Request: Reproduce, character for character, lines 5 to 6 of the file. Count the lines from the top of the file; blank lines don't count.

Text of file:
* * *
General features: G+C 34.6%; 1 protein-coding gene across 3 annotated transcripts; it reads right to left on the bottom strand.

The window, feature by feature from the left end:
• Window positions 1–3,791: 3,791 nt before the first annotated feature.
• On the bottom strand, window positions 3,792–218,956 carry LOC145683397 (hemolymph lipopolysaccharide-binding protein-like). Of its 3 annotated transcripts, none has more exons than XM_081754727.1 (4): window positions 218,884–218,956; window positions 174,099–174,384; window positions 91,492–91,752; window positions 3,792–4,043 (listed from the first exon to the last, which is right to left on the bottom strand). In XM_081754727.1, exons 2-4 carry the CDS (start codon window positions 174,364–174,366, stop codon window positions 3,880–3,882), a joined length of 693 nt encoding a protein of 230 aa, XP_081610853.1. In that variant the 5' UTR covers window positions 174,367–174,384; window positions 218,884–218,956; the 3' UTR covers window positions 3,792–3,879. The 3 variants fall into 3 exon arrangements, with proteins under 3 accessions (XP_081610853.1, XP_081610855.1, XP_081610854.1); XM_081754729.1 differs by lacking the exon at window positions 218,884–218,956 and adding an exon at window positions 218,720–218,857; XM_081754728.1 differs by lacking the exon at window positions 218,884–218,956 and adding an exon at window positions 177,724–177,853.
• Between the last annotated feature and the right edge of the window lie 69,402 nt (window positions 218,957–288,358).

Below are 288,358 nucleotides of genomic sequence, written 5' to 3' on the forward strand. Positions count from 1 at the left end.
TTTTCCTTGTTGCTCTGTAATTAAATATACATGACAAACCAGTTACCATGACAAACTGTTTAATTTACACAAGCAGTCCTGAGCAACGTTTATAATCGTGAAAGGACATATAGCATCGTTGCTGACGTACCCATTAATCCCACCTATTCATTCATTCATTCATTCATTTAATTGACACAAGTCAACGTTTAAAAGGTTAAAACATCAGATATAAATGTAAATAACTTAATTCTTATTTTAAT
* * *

• Between the last annotated feature and the right edge of the window lie 69,402 nt (window positions 218,957–288,358).

Below are 288,358 nucleotides of genomic sequence, written 5' to 3' on the forward strand. Positions count from 1 at the left end.